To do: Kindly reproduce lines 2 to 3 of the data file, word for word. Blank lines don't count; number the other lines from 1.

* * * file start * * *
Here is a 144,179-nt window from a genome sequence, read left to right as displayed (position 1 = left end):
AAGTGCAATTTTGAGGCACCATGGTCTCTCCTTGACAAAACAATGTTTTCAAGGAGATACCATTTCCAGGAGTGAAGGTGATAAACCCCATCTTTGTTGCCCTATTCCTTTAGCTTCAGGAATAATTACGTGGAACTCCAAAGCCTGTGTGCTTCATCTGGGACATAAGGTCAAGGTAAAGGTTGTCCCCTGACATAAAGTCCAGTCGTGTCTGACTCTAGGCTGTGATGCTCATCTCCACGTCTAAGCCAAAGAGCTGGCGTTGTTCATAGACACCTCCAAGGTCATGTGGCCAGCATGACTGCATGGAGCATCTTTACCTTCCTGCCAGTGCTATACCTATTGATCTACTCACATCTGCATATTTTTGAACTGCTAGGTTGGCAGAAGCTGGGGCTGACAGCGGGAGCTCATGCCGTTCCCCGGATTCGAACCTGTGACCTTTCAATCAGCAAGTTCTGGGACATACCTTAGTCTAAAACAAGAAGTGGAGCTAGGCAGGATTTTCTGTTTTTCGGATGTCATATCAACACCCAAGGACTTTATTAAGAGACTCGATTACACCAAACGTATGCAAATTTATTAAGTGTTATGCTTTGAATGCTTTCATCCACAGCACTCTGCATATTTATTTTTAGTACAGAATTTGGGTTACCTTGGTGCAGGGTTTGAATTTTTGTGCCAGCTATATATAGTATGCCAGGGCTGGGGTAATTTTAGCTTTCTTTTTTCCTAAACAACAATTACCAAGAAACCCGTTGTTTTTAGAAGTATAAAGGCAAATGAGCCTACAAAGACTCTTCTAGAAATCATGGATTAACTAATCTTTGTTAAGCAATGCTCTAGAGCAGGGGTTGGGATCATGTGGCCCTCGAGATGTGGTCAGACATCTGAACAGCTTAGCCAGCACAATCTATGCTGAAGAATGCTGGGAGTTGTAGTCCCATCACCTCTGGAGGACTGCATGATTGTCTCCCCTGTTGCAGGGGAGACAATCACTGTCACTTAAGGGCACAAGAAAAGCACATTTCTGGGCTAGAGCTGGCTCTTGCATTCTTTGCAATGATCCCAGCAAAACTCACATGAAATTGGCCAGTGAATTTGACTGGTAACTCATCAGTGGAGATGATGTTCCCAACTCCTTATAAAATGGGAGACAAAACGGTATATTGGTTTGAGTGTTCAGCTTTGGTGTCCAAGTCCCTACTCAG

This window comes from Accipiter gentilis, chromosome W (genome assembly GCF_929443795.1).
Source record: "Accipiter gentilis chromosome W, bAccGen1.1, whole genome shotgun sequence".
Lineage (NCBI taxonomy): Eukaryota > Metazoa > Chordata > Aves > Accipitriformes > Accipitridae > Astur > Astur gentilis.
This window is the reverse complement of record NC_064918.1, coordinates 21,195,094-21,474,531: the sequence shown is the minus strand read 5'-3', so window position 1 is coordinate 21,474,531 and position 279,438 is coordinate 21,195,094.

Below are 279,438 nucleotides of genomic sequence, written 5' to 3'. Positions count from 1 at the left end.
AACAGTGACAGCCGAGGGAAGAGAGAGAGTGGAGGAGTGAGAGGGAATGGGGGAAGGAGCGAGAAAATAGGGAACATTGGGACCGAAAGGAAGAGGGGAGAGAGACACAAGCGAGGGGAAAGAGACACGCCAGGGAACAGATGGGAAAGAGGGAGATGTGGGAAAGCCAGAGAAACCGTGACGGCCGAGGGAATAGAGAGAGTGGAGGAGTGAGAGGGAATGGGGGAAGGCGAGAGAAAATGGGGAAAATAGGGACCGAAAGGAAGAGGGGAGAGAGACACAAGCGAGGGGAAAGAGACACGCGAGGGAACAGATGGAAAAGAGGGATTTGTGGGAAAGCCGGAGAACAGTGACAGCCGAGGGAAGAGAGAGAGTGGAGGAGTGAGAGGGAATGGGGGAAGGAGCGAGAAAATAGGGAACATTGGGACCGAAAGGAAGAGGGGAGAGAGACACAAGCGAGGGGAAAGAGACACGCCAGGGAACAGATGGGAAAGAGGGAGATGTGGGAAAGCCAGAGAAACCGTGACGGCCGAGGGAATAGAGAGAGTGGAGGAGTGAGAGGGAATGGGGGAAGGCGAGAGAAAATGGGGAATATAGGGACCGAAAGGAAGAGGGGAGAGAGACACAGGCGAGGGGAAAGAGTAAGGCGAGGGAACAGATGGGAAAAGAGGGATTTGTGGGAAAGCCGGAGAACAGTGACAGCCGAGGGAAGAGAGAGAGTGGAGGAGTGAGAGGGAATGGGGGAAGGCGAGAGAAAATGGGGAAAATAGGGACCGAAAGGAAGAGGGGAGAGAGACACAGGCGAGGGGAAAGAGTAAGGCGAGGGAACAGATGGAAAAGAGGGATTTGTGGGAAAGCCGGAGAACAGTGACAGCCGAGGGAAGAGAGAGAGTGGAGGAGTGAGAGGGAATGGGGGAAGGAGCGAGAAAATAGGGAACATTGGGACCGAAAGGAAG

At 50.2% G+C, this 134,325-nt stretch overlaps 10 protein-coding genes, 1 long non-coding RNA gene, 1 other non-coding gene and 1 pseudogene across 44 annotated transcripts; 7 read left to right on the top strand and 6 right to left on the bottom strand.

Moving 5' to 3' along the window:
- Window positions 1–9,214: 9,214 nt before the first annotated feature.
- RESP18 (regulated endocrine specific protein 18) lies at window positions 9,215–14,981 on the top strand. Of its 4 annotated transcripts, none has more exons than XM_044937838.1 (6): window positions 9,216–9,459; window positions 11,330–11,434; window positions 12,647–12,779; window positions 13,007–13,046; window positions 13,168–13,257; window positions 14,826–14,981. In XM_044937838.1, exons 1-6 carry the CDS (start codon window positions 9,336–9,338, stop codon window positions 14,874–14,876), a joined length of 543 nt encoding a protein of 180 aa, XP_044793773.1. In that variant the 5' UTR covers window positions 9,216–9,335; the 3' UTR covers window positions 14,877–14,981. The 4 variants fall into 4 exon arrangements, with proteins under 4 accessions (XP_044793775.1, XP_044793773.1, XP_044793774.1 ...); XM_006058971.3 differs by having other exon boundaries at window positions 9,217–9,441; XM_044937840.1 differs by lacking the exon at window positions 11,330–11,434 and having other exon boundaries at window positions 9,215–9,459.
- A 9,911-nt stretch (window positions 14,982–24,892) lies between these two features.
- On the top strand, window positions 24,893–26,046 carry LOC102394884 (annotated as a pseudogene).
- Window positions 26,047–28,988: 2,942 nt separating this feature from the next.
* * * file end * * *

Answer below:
AAGTGCAATTTTGAGGCACCATGGTCTCTCCTTGACAAAACAATGTTTTCAAGGAGATACCATTTCCAGGAGTGAAGGTGATAAACCCCATCTTTGTTGCCCTATTCCTTTAGCTTCAGGAATAATTACGTGGAACTCCAAAGCCTGTGTGCTTCATCTGGGACATAAGGTCAAGGTAAAGGTTGTCCCCTGACATAAAGTCCAGTCGTGTCTGACTCTAGGCTGTGATGCTCATCTCCACGTCTAAGCCAAAGAGCTGGCGTTGTTCATAGACACCTCCAAGGTCATGTGGCCAGCATGACTGCATGGAGCATCTTTACCTTCCTGCCAGTGCTATACCTATTGATCTACTCACATCTGCATATTTTTGAACTGCTAGGTTGGCAGAAGCTGGGGCTGACAGCGGGAGCTCATGCCGTTCCCCGGATTCGAACCTGTGACCTTTCAATCAGCAAGTTCTGGGACATACCTTAGTCTAAAACAAGAAGTGGAGCTAGGCAGGATTTTCTGTTTTTCGGATGTCATATCAACACCCAAGGACTTTATTAAGAGACTCGATTACACCAAACGTATGCAAATTTATTAAGTGTTATGCTTTGAATGCTTTCATCCACAGCACTCTGCATATTTATTTTTAGTACAGAATTTGGGTTACCTTGGTGCAGGGTTTGAATTTTTGTGCCAGCTATATATAGTATGCCAGGGCTGGGGTAATTTTAGCTTTCTTTTTTCCTAAACAACAATTACCAAGAAACCCGTTGTTTTTAGAAGTATAAAGGCAAATGAGCCTACAAAGACTCTTCTAGAAATCATGGATTAACTAATCTTTGTTAAGCAATGCTCTAGAGCAGGGGTTGGGATCATGTGGCCCTCGAGATGTGGTCAGACATCTGAACAGCTTAGCCAGCACAATCTATGCTGAAGAATGCTGGGAGTTGTAGTCCCATCACCTCTGGAGGACTGCATGATTGTCTCCCCTGTTGCAGGGGAGACAATCACTGTCACTTAAGGGCACAAGAAAAGCACATTTCTGGGCTAGAGCTGGCTCTTGCATTCTTTGCAATGATCCCAGCAAAACTCACATGAAATTGGCCAGTGAATTTGACTGGTAACTCATCAGTGGAGATGATGTTCCCAACTCCTTATAAAATGGGAGACAAAACGGTATATTGGTTTGAGTGTTCAGCTTTGGTGTCCAAGTCCCTACTCAG

This window comes from Accipiter gentilis, chromosome W (genome assembly GCF_929443795.1).